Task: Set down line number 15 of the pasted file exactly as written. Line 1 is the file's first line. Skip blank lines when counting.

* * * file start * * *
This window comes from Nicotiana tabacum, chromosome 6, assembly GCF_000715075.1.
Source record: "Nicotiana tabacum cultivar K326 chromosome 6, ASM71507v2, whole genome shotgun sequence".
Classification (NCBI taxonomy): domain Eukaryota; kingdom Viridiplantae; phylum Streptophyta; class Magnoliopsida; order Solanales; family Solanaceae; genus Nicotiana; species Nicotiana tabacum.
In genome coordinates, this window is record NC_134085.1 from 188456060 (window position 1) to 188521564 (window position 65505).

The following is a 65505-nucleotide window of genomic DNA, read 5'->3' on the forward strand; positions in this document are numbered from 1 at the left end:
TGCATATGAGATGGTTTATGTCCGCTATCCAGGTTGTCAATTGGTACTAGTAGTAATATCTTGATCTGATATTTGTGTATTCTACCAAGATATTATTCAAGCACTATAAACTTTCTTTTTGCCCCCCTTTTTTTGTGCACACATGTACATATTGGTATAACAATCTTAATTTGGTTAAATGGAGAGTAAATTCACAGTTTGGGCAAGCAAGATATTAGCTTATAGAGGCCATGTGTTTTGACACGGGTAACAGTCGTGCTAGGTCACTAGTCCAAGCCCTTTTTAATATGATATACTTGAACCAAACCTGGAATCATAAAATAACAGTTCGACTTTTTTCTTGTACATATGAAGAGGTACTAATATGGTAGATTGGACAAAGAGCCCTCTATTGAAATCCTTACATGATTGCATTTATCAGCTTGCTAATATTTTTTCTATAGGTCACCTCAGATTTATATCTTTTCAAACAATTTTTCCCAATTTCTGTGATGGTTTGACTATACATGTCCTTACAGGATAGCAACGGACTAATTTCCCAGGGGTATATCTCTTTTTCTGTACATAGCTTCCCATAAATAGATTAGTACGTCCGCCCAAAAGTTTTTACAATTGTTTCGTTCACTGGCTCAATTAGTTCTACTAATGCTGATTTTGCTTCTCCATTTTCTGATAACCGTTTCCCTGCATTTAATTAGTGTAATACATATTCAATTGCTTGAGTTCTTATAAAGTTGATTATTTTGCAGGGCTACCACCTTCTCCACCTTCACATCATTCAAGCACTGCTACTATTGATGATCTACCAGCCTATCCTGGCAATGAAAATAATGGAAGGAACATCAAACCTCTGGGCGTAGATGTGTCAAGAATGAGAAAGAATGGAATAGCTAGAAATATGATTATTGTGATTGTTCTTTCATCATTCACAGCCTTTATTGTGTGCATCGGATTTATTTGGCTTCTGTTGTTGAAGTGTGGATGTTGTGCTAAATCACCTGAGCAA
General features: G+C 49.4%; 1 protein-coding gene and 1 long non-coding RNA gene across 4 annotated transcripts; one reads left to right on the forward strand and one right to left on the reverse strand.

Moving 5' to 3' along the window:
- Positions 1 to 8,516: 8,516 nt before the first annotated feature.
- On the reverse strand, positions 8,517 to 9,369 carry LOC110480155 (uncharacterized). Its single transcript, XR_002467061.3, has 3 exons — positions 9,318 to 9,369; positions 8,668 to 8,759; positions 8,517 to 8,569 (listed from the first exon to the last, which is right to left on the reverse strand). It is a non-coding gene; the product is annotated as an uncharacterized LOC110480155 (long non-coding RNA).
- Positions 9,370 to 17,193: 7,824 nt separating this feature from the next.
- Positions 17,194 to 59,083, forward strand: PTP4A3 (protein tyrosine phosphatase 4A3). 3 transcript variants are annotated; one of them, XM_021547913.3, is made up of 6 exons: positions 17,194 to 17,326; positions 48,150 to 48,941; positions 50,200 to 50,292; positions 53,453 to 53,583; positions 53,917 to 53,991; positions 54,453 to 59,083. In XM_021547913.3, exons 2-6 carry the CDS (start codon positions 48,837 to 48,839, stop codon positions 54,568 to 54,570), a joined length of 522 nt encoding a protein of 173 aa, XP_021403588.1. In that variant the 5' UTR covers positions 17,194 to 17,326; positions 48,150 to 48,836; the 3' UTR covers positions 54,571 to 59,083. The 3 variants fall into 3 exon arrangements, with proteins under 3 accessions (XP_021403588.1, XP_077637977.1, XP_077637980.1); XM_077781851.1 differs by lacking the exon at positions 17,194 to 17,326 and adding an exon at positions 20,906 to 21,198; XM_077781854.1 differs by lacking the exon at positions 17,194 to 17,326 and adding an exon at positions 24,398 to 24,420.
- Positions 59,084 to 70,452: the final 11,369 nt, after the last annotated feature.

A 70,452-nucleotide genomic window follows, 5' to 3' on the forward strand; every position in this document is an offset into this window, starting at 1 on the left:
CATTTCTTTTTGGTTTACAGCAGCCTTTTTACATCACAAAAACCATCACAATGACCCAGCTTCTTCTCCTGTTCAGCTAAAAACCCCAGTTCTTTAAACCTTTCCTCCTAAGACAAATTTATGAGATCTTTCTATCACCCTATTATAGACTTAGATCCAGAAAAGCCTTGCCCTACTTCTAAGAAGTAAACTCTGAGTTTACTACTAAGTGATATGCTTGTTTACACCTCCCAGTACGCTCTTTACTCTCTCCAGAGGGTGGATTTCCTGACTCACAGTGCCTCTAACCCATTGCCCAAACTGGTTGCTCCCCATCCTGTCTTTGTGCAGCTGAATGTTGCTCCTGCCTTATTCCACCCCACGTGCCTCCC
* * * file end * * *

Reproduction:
CATTTCTTTTTGGTTTACAGCAGCCTTTTTACATCACAAAAACCATCACAATGACCCAGCTTCTTCTCCTGTTCAGCTAAAAACCCCAGTTCTTTAAACCTTTCCTCCTAAGACAAATTTATGAGATCTTTCTATCACCCTATTATAGACTTAGATCCAGAAAAGCCTTGCCCTACTTCTAAGAAGTAAACTCTGAGTTTACTACTAAGTGATATGCTTGTTTACACCTCCCAGTACGCTCTTTACTCTCTCCAGAGGGTGGATTTCCTGACTCACAGTGCCTCTAACCCATTGCCCAAACTGGTTGCTCCCCATCCTGTCTTTGTGCAGCTGAATGTTGCTCCTGCCTTATTCCACCCCACGTGCCTCCC